# Understanding the concept of voltage

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## Main Question or Discussion Point

Hi everyone!

I ask some help in understanding better the concept of voltage. The voltage is a difference in electric potential between two points $a$ and $b$. It is defined as

However, I'm a bit confused with the use of notation:

- Is $V_{ab}$ the same as $\Delta{V}$, or rather $-\Delta{V}$? In fact, $V_{ab}$ is also written as $V_a-V_b$, while $\Delta{V}$ should be a difference between a final and an initial position.
- What do $a$ and $b$ represent? They are extrema of integration, but how do we select them in a problem, one as the starting position and the other as the arrival? What does the integration from one to the other (and not vice versa) mean?

Eventually, I would like to add another question, this one about the integrand:

- What is concretely $dl$, and what is its direction?

Thanks very much!

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Dale
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Looks like you are copy-pasting from stack exchange. For inline LaTeX you have to replace the SE \$ with the PF $I reverted and updated for you Ah thanks a lot! Yes, I've posted the question also there, but it hasn't been directly answered, and my doubts are still there vanhees71 Science Advisor Gold Member 2019 Award This is only true for electrostatics, because only then the electric field has a potential, independent of the integration path in your formula, i.e., you can use any path connecting the points with the position vectors$\vec{x}_a$and$\vec{x}_b$. The potential is defined as V(\vec{x})=-\int_{C(\vec{x}_0,\vec{x})} \mathrm{d} \vec{r} \cdot \vec{E}(\vec{r}), where$C(\vec{x}_0,\vec{x})$is an arbitrary curve connecting an arbitrary fixed point$\vec{x}_0$with the variable point$\vec{x}$. Then you have \vec{E}(\vec{x})=-\vec{\nabla} V(\vec{x}). The voltage is simply the difference of the potentials between the two points in question, \Delta V=V(\vec{x}_b)-V(\vec{x}_a). Since the line integral defining$V$only depends on the initial an final points of the path, you get \Delta V=-\int_{C'(\vec{x}_a,\vec{x}_b)} \mathrm{d} \vec{r} \cdot \vec{E}(\vec{r}), where$C'(\vec{x}_a,\vec{x}_b)$is an arbitrary path connecting the points at$\vec{x}_a$and$\vec{x}_b$. This is only true for electrostatics, because only then the electric field has a potential, independent of the integration path in your formula, i.e., you can use any path connecting the points with the position vectors$\vec{x}_a$and$\vec{x}_b$. The potential is defined as V(\vec{x})=-\int_{C(\vec{x}_0,\vec{x})} \mathrm{d} \vec{r} \cdot \vec{E}(\vec{r}), where$C(\vec{x}_0,\vec{x})$is an arbitrary curve connecting an arbitrary fixed point$\vec{x}_0$with the variable point$\vec{x}$. Then you have \vec{E}(\vec{x})=-\vec{\nabla} V(\vec{x}). The voltage is simply the difference of the potentials between the two points in question, \Delta V=V(\vec{x}_b)-V(\vec{x}_a). Since the line integral defining$V$only depends on the initial an final points of the path, you get \Delta V=-\int_{C'(\vec{x}_a,\vec{x}_b)} \mathrm{d} \vec{r} \cdot \vec{E}(\vec{r}), where$C'(\vec{x}_a,\vec{x}_b)$is an arbitrary path connecting the points at$\vec{x}_a$and$\vec{x}_b##.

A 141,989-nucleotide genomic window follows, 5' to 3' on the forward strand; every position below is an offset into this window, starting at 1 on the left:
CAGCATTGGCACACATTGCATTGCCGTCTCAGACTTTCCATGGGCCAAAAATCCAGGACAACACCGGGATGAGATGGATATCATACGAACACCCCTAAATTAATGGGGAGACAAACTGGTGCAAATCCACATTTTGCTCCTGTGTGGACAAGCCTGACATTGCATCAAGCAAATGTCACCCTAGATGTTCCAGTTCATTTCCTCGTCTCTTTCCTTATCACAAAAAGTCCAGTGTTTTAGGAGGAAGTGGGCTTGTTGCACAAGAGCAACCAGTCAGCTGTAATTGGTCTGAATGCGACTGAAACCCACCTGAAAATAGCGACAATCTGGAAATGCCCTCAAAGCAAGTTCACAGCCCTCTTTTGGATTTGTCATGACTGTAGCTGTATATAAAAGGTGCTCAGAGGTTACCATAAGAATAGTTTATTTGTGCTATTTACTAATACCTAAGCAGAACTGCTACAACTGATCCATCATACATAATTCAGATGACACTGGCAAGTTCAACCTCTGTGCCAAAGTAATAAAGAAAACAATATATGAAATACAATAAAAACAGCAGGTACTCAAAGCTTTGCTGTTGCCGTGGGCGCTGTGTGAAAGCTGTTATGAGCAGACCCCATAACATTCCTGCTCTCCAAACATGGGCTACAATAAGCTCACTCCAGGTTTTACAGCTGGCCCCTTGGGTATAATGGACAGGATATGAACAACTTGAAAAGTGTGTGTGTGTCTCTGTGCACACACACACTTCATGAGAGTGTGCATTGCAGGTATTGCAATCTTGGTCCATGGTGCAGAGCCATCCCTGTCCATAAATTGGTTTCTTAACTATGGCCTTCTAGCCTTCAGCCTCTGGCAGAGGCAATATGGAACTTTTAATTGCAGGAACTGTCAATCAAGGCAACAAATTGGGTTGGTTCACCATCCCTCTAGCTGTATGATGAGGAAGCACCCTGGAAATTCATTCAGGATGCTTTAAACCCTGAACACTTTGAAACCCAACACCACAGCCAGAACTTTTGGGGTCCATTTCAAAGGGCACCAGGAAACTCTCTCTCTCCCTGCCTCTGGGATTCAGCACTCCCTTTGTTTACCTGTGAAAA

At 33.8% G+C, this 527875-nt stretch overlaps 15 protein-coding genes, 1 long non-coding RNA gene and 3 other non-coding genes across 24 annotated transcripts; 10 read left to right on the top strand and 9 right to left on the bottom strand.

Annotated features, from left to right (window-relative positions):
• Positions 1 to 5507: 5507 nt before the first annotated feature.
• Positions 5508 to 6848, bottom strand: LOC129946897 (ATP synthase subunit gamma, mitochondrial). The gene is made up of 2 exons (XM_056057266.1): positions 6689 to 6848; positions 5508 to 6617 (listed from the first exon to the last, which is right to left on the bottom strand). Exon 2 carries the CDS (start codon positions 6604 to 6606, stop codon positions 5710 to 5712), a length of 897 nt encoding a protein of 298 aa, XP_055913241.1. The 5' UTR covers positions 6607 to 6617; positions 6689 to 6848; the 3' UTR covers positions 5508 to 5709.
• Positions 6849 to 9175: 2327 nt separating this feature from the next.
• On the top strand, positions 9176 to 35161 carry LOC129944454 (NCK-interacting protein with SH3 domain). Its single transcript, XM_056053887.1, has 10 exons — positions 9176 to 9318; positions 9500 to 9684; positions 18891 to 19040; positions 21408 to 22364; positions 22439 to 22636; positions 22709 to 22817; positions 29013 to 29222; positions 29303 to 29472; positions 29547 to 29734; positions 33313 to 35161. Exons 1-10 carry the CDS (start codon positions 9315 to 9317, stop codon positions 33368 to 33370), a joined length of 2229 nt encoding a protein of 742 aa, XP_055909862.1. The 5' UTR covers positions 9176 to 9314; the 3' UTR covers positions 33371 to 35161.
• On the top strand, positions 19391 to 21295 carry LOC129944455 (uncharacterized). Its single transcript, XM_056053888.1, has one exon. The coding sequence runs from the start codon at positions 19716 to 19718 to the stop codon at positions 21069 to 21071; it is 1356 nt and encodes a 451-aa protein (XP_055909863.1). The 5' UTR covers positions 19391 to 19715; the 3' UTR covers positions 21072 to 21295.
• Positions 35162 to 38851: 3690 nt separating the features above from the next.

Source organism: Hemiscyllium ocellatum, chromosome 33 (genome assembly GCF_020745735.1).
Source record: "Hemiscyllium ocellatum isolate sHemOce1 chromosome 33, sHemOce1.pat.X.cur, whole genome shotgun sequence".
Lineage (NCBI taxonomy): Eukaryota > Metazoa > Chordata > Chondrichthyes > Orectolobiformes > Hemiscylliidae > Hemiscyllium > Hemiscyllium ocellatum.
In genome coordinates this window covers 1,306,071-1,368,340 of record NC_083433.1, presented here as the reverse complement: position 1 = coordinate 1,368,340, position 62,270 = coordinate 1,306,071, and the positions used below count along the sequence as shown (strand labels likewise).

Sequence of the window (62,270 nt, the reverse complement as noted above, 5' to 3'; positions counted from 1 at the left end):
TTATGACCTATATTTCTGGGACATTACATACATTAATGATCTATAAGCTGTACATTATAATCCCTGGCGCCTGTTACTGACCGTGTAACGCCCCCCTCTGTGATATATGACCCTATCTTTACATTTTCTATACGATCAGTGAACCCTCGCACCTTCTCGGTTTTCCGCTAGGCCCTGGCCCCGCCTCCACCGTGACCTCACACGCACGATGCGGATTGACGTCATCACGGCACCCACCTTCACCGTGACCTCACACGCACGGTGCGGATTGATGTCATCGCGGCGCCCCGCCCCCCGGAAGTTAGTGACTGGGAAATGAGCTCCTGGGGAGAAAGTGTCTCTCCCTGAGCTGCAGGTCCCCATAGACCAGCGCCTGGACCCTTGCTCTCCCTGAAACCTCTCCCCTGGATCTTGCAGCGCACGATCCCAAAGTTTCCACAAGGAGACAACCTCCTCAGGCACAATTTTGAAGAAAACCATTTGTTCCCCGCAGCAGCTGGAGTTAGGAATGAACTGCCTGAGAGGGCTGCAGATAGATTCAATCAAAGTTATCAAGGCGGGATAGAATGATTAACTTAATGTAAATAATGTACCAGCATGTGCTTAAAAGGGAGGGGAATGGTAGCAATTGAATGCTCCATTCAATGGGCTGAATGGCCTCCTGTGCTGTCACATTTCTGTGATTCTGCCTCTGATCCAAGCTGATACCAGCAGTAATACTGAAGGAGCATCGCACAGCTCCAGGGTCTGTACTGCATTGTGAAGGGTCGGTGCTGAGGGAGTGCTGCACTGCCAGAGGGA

Thanks very much for the answer!

Dale
Mentor
What does the integration from one to the other (and not vice versa) mean?
Since you have responses about the other portions, I thought I would address this. If you have a typical voltmeter then A will be your red lead wire and B will be your black lead wire. So integrating from A to B or from B to A is just a matter of switching your lead wires.